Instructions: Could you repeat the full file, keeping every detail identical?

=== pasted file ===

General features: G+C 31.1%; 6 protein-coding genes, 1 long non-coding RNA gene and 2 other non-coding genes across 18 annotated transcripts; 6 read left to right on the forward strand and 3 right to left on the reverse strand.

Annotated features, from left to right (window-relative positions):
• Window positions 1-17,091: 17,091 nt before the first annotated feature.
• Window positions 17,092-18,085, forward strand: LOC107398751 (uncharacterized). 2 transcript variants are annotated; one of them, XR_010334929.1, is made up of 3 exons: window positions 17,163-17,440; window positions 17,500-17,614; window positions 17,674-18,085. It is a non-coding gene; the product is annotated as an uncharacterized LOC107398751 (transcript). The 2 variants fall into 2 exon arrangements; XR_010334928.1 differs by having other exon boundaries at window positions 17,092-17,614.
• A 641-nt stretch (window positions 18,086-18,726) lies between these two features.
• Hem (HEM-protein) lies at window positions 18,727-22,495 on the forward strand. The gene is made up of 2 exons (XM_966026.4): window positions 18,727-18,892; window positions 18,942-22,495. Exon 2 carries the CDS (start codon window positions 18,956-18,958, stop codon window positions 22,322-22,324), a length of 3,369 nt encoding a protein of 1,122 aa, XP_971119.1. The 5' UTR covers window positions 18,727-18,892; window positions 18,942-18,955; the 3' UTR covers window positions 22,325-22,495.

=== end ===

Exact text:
General features: G+C 31.1%; 6 protein-coding genes, 1 long non-coding RNA gene and 2 other non-coding genes across 18 annotated transcripts; 6 read left to right on the forward strand and 3 right to left on the reverse strand.

Annotated features, from left to right (window-relative positions):
• Window positions 1-17,091: 17,091 nt before the first annotated feature.
• Window positions 17,092-18,085, forward strand: LOC107398751 (uncharacterized). 2 transcript variants are annotated; one of them, XR_010334929.1, is made up of 3 exons: window positions 17,163-17,440; window positions 17,500-17,614; window positions 17,674-18,085. It is a non-coding gene; the product is annotated as an uncharacterized LOC107398751 (transcript). The 2 variants fall into 2 exon arrangements; XR_010334928.1 differs by having other exon boundaries at window positions 17,092-17,614.
• A 641-nt stretch (window positions 18,086-18,726) lies between these two features.
• Hem (HEM-protein) lies at window positions 18,727-22,495 on the forward strand. The gene is made up of 2 exons (XM_966026.4): window positions 18,727-18,892; window positions 18,942-22,495. Exon 2 carries the CDS (start codon window positions 18,956-18,958, stop codon window positions 22,322-22,324), a length of 3,369 nt encoding a protein of 1,122 aa, XP_971119.1. The 5' UTR covers window positions 18,727-18,892; window positions 18,942-18,955; the 3' UTR covers window positions 22,325-22,495.